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[UPDATE: "Friday Reads" is now moving to Mondays! Look for us at the start of your week.]

Imagine you're a prospective new mum, walking down the street, minding your own business. Maybe you're thinking about which hospital you should deliver your little ones at. Or perhaps which nursery school to enroll them in. When all of a sudden, a fellow pedestrian suddenly decides to help said little ones out of your womb—with their teeth!

It's not enough that Tennessee's Clinch River was devastated by a toxic spill that dumped 1 billion gallons of coal ash into its waters last December. Now the Tennessee Valley Authority wants to systematically pollute the river (which leads to the mighty Tennessee River) to the tune of one million gallons a day of toxic pollutants. We're talking dumping mercury, selenium and other chemicals into a river which the Tennessee Valley Authority is supposed to be protecting.

After weeks of speculation from Al Gore and others, we have the first indication from President Obama himself that he may go to the Copenhagen climate conference. In an interview with Reuters, Obama said he will travel to Copenhagen if he feels there is a chance of progress:

If I am confident that all of the countries involved are bargaining in good faith and we are on the brink of a meaningful agreement and my presence in Copenhagen will make a difference in tipping us over the edge then certainly that's something that I will do.

President Obama's statement of intent may signal the beginning of increased pressure on the Senate from the White House to continue pushing climate legislation forward, even as the health care debate—which has eclipsed global warming recently—rages on. Last week, the Kerry-Boxer global warming bill was passed out of the Environment and Public Works committee by a vote of 11-1. No Republican committee members were present for the vote.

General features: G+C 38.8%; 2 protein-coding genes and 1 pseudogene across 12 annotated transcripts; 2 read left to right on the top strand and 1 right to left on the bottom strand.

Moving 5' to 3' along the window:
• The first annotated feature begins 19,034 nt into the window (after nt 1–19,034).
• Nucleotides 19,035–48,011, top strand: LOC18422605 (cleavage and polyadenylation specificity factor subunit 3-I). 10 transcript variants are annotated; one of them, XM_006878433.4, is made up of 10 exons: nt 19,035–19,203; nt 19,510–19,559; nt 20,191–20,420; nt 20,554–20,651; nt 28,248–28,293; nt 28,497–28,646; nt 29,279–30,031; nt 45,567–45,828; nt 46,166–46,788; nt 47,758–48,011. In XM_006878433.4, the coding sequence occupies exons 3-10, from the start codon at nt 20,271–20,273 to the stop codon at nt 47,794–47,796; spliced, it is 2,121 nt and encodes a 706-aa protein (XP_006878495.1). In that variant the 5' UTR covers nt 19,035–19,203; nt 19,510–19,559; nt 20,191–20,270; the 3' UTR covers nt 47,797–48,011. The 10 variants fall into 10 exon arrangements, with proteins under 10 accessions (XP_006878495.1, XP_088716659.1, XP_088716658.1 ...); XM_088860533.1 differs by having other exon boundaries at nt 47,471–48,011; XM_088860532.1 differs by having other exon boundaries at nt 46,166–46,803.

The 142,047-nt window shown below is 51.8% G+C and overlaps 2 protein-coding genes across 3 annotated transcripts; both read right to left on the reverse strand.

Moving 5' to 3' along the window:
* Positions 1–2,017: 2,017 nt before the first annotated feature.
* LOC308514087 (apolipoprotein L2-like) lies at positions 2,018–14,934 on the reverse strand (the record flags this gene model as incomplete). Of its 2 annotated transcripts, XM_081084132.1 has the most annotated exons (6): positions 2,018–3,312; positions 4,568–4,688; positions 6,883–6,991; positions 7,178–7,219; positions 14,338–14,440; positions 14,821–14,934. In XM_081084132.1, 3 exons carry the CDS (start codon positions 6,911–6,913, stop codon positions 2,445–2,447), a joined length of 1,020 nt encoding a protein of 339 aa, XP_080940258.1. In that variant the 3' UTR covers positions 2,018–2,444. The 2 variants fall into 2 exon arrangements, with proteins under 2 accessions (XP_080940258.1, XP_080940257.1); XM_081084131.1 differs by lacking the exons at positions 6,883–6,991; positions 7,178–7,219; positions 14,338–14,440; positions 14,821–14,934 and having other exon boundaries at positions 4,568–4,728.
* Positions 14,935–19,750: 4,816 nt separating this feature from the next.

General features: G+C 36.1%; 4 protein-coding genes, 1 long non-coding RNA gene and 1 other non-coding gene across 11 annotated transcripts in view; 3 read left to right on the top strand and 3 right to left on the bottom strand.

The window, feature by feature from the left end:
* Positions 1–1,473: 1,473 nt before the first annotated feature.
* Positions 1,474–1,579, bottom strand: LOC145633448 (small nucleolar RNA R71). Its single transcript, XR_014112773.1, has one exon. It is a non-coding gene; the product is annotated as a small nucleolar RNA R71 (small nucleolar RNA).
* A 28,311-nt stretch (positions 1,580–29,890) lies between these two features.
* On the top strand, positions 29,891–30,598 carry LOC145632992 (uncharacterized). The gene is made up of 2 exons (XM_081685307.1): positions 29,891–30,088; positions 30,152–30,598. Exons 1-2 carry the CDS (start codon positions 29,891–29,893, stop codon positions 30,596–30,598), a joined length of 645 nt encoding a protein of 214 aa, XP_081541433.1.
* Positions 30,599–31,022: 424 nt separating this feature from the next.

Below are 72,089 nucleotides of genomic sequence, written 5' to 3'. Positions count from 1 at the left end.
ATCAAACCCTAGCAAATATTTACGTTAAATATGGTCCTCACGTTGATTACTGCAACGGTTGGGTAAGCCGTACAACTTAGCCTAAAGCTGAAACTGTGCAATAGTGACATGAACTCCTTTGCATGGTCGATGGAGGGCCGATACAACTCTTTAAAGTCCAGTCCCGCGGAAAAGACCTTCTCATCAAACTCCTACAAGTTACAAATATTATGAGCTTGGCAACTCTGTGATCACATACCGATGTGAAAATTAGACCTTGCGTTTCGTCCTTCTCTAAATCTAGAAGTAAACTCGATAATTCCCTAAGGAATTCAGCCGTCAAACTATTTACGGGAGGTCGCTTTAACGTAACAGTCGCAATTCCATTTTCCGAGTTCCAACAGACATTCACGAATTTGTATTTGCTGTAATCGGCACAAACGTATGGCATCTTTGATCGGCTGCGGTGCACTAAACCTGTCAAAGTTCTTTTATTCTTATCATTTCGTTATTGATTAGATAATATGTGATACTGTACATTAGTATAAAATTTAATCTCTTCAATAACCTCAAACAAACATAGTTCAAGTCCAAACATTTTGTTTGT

Your move, Congress.
 

Earthjustice attorney David Henkin is giving the keynote address this month at the United Nations Environmental Program workshop in Okinawa on the military and the environment. Here's a glimpse of what he will discuss:

What kind of work does Earthjustice do in the Mid-Pacific office?

Manhattan Borough President Scott Stringer is known for firing on all cylinders—described by those who know him as having the stamina of the Energizer Bunny. Lately, he's turned his attention to the fact that the gas drilling industry is at New York's doorstep, clamoring for access to underground reserves and demanding the right to blast millions of gallons of chemically-treated water into the earth to extract the gas. We caught up with Borough President Stringer and asked him a few questions about his round-the-clock work on this pressing environmental concern.

Bill McKibben, founder of the 350.org campaign, took to the pages of the latest Mother Jones to offer a great primer on the Copenhagen climate conference. McKibben's article is clear: the world needs to stabilize carbon dioxide in the atmosphere at 350 parts-per-million—the threshold of life on planet earth as we know it, according to scientists like James Hansen.

Folks living in the Gulf Coast—and near stinky PVC plants—rejoice! Earthjustice has reached a settlement agreement to have the EPA begin regulating toxins coming from these plants, which are responsible for pumping approximately 500,000 pounds of vinyl chloride—a known human carcinogen—and other toxins into the air. In spite of the documented effects of these cancer-causing chemicals, the PVC industry's air emissions have remained largely unregulated for decades.

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About the Earthjustice Blog

unEARTHED is a forum for the voices and stories of the people behind Earthjustice's work. The views and opinions expressed in this blog do not necessarily represent the opinion or position of Earthjustice or its board, clients, or funders. Learn more about Earthjustice.